“Homely” is, in fact, a word Hopkins himself used to describe his strange images that leap from the mundane to the holy in unexpected ways. (He uses the word in the British sense, meaning “unpretentious” rather than in the American sense, meaning “ugly.”) In a sermon on the Holy Spirit or “Paraclete,” he writes, “One sight is before my mind, it is homely but it comes home,” and he then proceeds to compare the Paraclete to a player in a cricket match crying, “Come on, come on!” He explains:

[A] Paraclete is just that, something that cheers the spirit of man, with signals and with cries, all zealous that he should do something and full of assurance that if he will he can, calling him on, springing to meet him half way, crying to his ears or to his heart: This way to do God’s will, this way to save your soul, come on, come on!

Hopkins, a student (later a teacher) of Greek, knew full well that the Greek paráklētos literally means a helper or “one who calls alongside.” In other words, just like Hopkins’s amalgam of an ear, the Sea of Galilee, and North Wales, the image appears ludic (some might say ludicrous), but it also has an incredible theological lucidity.

Theological robustness notwithstanding, Hopkins’s fusing of the homely and the holy continued to cause him problems. In one sermon, a meditation on the human qualities of Christ, he likened the way Christ becomes one’s personal hero to the way a girl makes a hero of her “sweetheart.” The use of the word “sweetheart” was considered so indecorous, Hopkins later recorded, that “I was in a manner suspended and at all events was forbidden (it was some time after) to preach without having my sermon revised.”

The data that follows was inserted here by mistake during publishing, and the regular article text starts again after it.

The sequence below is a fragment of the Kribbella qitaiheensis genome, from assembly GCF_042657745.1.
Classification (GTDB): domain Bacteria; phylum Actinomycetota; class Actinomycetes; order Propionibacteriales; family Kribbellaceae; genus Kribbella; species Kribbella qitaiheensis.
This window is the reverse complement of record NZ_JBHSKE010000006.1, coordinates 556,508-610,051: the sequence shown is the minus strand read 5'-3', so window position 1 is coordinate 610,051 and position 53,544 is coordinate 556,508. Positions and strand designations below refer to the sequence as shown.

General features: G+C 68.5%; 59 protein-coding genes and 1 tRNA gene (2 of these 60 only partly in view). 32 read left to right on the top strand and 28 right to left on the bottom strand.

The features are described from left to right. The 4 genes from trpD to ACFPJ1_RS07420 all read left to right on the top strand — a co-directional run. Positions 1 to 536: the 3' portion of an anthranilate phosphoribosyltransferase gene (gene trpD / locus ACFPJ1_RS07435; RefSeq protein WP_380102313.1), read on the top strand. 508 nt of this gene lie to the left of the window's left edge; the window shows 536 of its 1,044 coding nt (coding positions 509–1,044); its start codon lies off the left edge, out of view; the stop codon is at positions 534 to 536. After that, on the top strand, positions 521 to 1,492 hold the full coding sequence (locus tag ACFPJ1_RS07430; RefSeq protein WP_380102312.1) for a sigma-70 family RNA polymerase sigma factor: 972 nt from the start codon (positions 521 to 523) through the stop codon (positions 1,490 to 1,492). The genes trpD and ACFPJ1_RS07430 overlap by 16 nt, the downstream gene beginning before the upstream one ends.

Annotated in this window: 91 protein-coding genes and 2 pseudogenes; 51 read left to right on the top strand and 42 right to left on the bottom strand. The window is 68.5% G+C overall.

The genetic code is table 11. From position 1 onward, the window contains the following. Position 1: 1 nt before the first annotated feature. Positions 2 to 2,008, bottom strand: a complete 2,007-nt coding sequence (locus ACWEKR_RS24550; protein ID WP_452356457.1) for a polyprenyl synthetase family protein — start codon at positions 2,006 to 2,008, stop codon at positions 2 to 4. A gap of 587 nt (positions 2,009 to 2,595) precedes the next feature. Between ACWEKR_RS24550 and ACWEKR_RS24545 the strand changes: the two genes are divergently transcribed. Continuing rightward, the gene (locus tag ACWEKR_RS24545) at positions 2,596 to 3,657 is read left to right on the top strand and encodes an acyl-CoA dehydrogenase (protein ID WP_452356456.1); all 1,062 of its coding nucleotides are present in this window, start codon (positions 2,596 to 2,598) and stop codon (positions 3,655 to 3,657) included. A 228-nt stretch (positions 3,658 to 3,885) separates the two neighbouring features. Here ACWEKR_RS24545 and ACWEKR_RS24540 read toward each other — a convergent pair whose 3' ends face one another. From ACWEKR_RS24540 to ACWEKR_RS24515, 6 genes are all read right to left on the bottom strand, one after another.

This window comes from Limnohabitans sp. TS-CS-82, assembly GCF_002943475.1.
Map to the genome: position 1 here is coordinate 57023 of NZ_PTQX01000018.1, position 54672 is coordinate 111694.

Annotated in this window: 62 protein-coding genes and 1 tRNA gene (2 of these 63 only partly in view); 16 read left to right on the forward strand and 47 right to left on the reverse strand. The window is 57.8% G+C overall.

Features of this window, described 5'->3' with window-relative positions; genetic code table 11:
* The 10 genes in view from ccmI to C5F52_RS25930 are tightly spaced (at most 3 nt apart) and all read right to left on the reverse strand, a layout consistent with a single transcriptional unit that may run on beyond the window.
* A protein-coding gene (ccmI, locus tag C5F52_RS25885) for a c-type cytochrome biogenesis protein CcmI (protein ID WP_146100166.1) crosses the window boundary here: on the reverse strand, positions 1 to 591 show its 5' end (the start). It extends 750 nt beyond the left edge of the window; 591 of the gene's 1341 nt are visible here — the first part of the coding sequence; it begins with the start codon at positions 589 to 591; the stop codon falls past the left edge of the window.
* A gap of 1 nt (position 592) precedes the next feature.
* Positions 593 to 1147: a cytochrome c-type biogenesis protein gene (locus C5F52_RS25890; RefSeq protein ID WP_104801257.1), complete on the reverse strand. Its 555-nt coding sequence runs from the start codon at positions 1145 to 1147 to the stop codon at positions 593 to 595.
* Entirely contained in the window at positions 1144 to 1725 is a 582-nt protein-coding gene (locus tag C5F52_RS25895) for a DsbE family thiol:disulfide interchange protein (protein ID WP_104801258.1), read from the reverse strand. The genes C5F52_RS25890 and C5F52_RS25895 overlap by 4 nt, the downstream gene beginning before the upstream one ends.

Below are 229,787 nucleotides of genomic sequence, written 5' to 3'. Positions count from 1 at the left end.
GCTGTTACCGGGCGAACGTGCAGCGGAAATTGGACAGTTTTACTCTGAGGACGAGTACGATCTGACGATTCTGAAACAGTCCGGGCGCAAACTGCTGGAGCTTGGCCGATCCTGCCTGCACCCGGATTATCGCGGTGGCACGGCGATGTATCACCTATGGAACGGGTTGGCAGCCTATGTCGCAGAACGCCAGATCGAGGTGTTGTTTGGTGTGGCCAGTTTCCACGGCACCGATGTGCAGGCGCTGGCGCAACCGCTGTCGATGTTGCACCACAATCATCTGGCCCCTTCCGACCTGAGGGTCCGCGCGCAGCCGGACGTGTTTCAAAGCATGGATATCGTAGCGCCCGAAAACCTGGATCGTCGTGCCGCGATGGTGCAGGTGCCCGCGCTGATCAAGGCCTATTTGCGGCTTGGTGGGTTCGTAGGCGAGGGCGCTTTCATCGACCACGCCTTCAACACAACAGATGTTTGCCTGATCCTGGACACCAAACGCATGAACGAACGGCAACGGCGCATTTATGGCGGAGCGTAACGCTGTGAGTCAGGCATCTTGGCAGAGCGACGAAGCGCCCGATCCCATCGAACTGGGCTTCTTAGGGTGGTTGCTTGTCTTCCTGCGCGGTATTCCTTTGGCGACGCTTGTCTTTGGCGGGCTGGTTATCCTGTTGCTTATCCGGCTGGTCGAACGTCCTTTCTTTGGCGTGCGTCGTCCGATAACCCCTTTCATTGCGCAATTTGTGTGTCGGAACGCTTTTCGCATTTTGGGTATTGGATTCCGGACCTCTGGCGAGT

Some congregants seemed not so much disapproving as perplexed or even bored by Hopkins’s homely homilies. One told Hopkins after a sermon that he didn’t compare to Fr. Clare, the rector who had taken issue with the word “sweetheart.” The same parishioner also admitted “he was sleeping for parts of it.”

Hopkins, despite these discouragements, never stopped hoping he would make an impact. Once, when he preached on “our Lord’s fondness for praising and rewarding people,” he looked out into the pews and was amazed: “I thought people must be quite touched by this consideration and that I even saw some wiping their tears,” he wrote. However, “when the same thing happened next week I perceived that it was hot and that it was sweat they were wiping away.”

All of this is simply to say that Hopkins’s sermons did not please Victorians any more than his poems did. (It would take publication 30 years after his death and rediscovery by Modernists to elevate Hopkins’s reputation to the level it rests at today.) So why have his sermons not been included in this posthumous reevaluation? In part, it is because there is another prejudice we share with the Victorian era, which remains largely unchallenged: a bias that disqualifies forms of public address from counting as “literary.” We tend to operate with a default assumption like that made by John Stuart Mill in his essay “What is Poetry?” Mill makes poetry the antithesis of what he calls “eloquence.” “Eloquence is heard,” he writes, “poetry is overheard.” Poetry is a soliloquy, its defining feature being “the poet’s utter unconsciousness of a listener.”